GREAT LAKES GETTING CLEANER
August 1, 2005
The U.S. Environmental Protection Agency (EPA) and Environment Canada have announced good news about North America's environment. The "2004 Annual Progress Report on the Great Lakes Binational Toxics Strategy," documents progress in dealing with a particularly nasty suite of persistent, toxic chemicals in the environment that become concentrated up the food chain.
These are pollutants of national and international concern, as they have pronounced effects on the biota and fisheries of the Great Lakes and the people who rely on them. According to the researchers:
- Of the 17 reduction goals set forth for the top 12 substances back in 1997, ten have been met, three will be met by the 2006 target date and progress toward the remaining four will be well advanced.
- The United States met its national mercury reduction goal of 50 percent while Canada has reached an 83 percent reduction in mercury, not far from their goal of 90 percent.
- The United States projected a 92 percent reduction in nationwide releases of dioxins and furans by the end of 2004 (the actual figures have yet to be tabulated and released) against a goal of 75 percent by 2006; Canada stands at 84 percent and expects to meet its 2000 target of 90 percent by 2005.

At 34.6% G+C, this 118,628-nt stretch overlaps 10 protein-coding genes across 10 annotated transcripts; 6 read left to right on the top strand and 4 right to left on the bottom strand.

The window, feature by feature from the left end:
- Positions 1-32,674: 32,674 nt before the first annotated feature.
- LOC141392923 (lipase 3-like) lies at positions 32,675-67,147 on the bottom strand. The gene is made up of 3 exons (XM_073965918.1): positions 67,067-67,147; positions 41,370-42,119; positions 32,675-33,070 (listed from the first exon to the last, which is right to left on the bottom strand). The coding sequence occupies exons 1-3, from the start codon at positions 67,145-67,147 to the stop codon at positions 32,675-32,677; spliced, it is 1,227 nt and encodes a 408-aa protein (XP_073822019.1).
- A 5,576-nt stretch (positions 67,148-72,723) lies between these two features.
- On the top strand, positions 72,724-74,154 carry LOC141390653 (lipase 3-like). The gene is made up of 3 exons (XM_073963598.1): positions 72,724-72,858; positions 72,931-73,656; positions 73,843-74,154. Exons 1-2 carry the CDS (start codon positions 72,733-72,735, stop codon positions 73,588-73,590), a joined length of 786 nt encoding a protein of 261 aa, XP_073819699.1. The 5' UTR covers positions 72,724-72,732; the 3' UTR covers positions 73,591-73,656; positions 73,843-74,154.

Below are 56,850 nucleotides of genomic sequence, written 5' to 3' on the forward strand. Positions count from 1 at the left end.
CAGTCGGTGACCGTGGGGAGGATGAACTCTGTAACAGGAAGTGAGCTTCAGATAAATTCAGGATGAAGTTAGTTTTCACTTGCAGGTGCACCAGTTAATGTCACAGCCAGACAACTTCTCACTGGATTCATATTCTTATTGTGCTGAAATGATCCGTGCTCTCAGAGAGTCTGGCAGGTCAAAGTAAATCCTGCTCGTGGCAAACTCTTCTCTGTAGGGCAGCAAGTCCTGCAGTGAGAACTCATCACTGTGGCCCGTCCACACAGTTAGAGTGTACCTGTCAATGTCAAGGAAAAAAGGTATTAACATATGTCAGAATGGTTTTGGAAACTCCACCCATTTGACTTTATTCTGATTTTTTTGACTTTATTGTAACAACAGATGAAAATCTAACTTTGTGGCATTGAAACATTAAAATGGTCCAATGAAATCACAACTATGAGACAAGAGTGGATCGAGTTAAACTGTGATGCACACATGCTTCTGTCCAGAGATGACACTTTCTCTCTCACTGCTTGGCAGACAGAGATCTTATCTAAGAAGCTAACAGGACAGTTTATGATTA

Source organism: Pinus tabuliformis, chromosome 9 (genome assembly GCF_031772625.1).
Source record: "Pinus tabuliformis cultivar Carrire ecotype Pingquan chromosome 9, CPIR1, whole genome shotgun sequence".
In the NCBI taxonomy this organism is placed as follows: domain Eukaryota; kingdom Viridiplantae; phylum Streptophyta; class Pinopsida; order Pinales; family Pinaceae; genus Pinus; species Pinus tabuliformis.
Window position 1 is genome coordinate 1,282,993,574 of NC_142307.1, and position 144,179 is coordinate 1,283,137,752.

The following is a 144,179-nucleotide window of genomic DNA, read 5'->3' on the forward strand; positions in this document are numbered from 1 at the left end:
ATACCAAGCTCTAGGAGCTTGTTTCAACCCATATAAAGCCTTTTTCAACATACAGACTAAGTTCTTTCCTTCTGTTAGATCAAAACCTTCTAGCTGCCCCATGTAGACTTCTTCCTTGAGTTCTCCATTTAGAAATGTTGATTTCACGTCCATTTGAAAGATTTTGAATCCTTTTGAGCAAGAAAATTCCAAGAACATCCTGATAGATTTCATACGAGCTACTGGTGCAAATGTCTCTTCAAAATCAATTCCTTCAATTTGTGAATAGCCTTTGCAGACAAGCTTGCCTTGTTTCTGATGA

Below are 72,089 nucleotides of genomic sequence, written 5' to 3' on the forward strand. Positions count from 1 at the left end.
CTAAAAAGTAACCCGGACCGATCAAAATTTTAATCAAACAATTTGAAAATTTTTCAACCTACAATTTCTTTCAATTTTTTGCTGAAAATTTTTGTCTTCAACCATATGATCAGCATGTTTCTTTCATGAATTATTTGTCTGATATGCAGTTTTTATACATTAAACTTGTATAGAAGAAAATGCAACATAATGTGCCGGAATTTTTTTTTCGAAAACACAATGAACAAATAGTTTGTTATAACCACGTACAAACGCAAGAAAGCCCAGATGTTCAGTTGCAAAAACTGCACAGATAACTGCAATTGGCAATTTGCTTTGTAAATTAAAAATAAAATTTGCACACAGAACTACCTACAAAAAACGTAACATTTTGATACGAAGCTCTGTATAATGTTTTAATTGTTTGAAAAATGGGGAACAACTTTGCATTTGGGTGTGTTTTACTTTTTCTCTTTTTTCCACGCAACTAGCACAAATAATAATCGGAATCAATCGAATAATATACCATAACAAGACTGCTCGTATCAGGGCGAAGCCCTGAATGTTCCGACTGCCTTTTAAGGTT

According to G. Tracy Mehan III, an environmental consultant, many of these pollutants travel great distances in the air and some, such as mercury, travel globally. Nevertheless, he says, the 2004 report gives us a snapshot of tremendous progress that extends well beyond the Great Lakes region.
Source: G. Tracy Mehan III, "Great Lakes Getting Cleaner," Heartland Institute, Environment and Climate News, Vol. 8, No. 6, July 2005.
For 2004 Annual Progress Report on the Great Lakes Binational Toxics Strategy:
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